Why Not More Startup Success Stories

Last week I was talking to an entrepreneur that had sold his company and was starting to do some angel investing. I cautioned him that angel investing should be viewed as charity and that the vast majority of angel investors don’t make any money, even if they invest in a reasonably large number of startups (> 20). Angel investing is fun and stimulating, but outside limited markets and exclusive deal flow, isn’t a way to make decent returns, let alone beat the public markets.

After hearing this, he asked why we don’t have more startup success stories. Here are a few thoughts:

  • Low OddsLess than .02% of venture-backed startups ever sell for $100 million or more. This is for startups that raise institutional capital, which has a bar that’s 100x higher than raising angel capital, and even then only 20 in 1,000 sell for a meaningful amount.
  • Competitive Markets – Markets are brutally competitive. Every good idea already has 10 competitors easily findable on Google. Pricing, sales cycle, etc. are all impacted by competition.
  • Challenging Customer Acquisition – With so many vendors chasing the same number of potential customers, customer acquisition becomes more difficult and costly. The number one reason startups fail is that they run out of money and the second reason is that they can’t sign up customers in a scalable and profitable manner. Customer acquisition is challenging.

What’s the solution to more startup successes? More startups. More tries. More entrepreneurs taking a chance. The goal: more startups with 10 unaffiliated customers. More micro success stories leads to more modest success stories. More modest success stories leads to more major success stories.

To have more startup success stories we need to start with many more startups.

What else? What are some more thoughts are why there aren’t more startup success stories?

5 thoughts on “Why Not More Startup Success Stories

  1. The leaders are too busy traveling and seeking capital vs. building a great business. Our current culture rewards fund raises vs. real growth. Too much focus on flash of the pitch vs. substance of the business.
    Finally, one of the biggest reasons is lack of diversity. Culture fit sometimes susses out skilled performers who think differently. Culture is important but only when it is pushing performance

  2. David, I’d be curious to hear your thoughts on this potential new twist on Startup Funding / Angel Investing (and the effect it could theoretically have on the availability of startup funding in cities like Atlanta)…

    THE “MAGICAL 10% THEORY” – The key premise is that adding an additional 10% on any given round of funding would almost NEVER be a deal-breaker for an investor at ANY funding level. (The difference between investing $100k and $110k? The difference between $2 million and $2.2 million? If you’re comfortable with the investment level of the former (x), then the latter (1.1x) really isn’t likely to change anything.) HOWEVER, the dollars that comprise that “insignificant 10%” will simultaneously (almost “magically”) represent a HUGE (game-changing!) percentage of the PREVIOUS round – as a payback / payout / reward / “thank you” payment to PREVIOUS round investor(s)…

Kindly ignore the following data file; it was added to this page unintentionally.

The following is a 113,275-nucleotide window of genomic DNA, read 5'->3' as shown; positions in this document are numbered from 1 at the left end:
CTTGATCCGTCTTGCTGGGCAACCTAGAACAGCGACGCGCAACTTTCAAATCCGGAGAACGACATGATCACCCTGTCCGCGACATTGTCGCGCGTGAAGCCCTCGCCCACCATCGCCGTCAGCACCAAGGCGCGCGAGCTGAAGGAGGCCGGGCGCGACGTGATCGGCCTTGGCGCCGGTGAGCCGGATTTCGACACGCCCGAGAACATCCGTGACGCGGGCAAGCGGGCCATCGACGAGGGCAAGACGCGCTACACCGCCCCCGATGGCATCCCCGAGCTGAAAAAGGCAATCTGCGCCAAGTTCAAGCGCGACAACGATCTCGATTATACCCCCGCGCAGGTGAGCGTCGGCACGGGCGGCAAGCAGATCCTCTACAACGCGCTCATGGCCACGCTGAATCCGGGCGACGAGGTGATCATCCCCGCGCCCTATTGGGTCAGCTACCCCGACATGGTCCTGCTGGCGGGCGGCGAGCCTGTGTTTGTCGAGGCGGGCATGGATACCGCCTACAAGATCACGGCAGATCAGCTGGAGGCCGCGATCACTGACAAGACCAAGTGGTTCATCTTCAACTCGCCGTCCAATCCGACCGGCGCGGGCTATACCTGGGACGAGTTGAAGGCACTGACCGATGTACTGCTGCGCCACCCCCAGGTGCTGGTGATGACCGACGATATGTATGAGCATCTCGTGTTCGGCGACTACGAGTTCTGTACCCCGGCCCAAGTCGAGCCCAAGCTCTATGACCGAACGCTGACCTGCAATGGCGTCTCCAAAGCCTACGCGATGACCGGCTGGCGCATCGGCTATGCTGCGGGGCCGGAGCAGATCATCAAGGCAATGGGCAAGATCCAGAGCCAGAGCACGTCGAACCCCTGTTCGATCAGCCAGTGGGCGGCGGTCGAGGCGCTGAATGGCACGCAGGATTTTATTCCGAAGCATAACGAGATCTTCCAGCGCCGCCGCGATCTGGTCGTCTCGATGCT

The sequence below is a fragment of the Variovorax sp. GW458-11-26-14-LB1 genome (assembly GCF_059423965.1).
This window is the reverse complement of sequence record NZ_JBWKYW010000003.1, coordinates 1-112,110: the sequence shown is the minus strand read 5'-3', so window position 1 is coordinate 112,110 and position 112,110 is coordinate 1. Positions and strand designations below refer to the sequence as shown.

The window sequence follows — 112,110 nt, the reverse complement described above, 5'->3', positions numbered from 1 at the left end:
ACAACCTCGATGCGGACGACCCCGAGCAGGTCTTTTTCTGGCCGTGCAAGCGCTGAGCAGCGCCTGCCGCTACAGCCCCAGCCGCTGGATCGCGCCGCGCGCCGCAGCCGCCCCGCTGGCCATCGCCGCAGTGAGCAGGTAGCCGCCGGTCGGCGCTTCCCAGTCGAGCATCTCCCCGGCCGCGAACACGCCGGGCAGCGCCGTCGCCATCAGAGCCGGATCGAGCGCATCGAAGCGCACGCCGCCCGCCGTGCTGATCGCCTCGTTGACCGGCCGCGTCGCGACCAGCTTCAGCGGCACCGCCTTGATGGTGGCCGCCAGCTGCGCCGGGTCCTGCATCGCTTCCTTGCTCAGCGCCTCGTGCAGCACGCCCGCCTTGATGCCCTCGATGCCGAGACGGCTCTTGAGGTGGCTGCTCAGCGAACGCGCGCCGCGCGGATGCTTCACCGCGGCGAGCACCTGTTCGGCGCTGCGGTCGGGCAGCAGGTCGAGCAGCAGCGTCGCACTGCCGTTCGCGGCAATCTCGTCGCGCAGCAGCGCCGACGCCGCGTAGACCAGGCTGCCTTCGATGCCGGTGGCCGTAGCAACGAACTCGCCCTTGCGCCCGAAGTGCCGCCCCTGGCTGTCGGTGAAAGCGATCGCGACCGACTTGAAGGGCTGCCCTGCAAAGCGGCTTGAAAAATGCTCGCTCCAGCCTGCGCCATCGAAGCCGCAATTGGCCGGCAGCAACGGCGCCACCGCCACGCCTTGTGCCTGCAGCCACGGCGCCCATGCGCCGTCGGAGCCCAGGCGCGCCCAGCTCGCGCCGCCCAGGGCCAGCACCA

Investing (in Idea Stage and/or Seed Stage startups) would become SIGNIFICANTLY more appealing if investors knew that their investment/risk would be rewarded by receiving that “Magical 10%” from the NEXT round of funding (making them whole or closer to whole, while still maintaining their upside/equity). It would:
    – increase the likelihood of an investment “win” (because, in addition to still betting on the ultimate success of the company (a normal investment), they’re now also investing in (betting on) the ability of the startup to simply make it to the next/larger round of funding – a much more frequently attained milestone).
    – it would put more money back in the pockets of more seed-stage investors (much sooner), thus making more funding available to additional startups in a given startup community
    – and I believe all of that could be accomplished with MINIMAL effect on investors of subsequent rounds – because, as already mentioned, that additional 10% is relatively insignificant at the higher investment level / higher valuation …

    …I’m NOT saying it would be easy to start this movement; but if, If, *IF* it could somehow (magically?) become a standard practice (perhaps championed by well-respected members of a given startup community like Atlanta), I really believe this “Magical 10% Movement” could have a magical (game-changing!) ripple effect on Startup Investing across the board!!!

    Interested to hear any thoughts/feedback (positive or negative)
    – Jeff Goldblatt, http://www.StartupWhatever.com

    • That’d be great for the reasons you cited especially recycling more capital into the seed stage investors in the ecosystem.

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